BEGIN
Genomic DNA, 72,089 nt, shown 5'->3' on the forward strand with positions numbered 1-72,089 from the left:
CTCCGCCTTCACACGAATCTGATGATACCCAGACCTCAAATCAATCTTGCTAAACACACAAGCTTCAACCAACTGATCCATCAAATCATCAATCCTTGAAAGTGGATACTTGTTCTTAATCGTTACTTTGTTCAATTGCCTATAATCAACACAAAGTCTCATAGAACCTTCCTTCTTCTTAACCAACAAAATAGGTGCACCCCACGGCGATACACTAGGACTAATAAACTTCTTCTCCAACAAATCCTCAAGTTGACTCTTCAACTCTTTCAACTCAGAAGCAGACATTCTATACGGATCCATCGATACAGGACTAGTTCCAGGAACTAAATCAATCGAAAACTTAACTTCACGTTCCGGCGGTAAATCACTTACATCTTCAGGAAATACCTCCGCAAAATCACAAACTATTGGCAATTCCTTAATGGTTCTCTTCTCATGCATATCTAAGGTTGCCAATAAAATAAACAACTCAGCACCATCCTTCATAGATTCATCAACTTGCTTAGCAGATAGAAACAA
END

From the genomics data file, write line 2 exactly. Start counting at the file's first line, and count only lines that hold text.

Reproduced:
CTCCGCCTTCACACGAATCTGATGATACCCAGACCTCAAATCAATCTTGCTAAACACACAAGCTTCAACCAACTGATCCATCAAATCATCAATCCTTGAAAGTGGATACTTGTTCTTAATCGTTACTTTGTTCAATTGCCTATAATCAACACAAAGTCTCATAGAACCTTCCTTCTTCTTAACCAACAAAATAGGTGCACCCCACGGCGATACACTAGGACTAATAAACTTCTTCTCCAACAAATCCTCAAGTTGACTCTTCAACTCTTTCAACTCAGAAGCAGACATTCTATACGGATCCATCGATACAGGACTAGTTCCAGGAACTAAATCAATCGAAAACTTAACTTCACGTTCCGGCGGTAAATCACTTACATCTTCAGGAAATACCTCCGCAAAATCACAAACTATTGGCAATTCCTTAATGGTTCTCTTCTCATGCATATCTAAGGTTGCCAATAAAATAAACAACTCAGCACCATCCTTCATAGATTCATCAACTTGCTTAGCAGATAGAAACAA